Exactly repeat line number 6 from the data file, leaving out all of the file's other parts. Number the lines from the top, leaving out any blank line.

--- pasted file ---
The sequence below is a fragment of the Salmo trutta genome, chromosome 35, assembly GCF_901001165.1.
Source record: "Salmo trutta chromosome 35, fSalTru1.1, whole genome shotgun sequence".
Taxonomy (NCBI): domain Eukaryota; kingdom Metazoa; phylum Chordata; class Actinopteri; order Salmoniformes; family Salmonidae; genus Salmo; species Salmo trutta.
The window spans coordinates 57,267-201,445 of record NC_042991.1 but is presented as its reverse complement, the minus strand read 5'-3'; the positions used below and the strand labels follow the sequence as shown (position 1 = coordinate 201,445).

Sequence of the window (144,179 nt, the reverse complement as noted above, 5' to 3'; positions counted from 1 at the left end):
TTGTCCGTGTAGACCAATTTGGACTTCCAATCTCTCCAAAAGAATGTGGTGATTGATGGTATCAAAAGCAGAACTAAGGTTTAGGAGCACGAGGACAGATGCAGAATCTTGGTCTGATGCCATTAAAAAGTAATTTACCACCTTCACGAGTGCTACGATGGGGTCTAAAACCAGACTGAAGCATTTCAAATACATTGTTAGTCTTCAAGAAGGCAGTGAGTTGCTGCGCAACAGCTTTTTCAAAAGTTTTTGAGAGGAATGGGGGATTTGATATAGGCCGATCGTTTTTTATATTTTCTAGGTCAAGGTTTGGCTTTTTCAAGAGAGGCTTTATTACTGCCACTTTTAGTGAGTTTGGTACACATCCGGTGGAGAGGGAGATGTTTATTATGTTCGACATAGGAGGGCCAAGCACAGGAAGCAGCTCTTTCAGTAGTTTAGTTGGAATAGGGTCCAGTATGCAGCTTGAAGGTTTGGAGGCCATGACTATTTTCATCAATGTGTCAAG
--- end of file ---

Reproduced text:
TTGTCCGTGTAGACCAATTTGGACTTCCAATCTCTCCAAAAGAATGTGGTGATTGATGGTATCAAAAGCAGAACTAAGGTTTAGGAGCACGAGGACAGATGCAGAATCTTGGTCTGATGCCATTAAAAAGTAATTTACCACCTTCACGAGTGCTACGATGGGGTCTAAAACCAGACTGAAGCATTTCAAATACATTGTTAGTCTTCAAGAAGGCAGTGAGTTGCTGCGCAACAGCTTTTTCAAAAGTTTTTGAGAGGAATGGGGGATTTGATATAGGCCGATCGTTTTTTATATTTTCTAGGTCAAGGTTTGGCTTTTTCAAGAGAGGCTTTATTACTGCCACTTTTAGTGAGTTTGGTACACATCCGGTGGAGAGGGAGATGTTTATTATGTTCGACATAGGAGGGCCAAGCACAGGAAGCAGCTCTTTCAGTAGTTTAGTTGGAATAGGGTCCAGTATGCAGCTTGAAGGTTTGGAGGCCATGACTATTTTCATCAATGTGTCAAG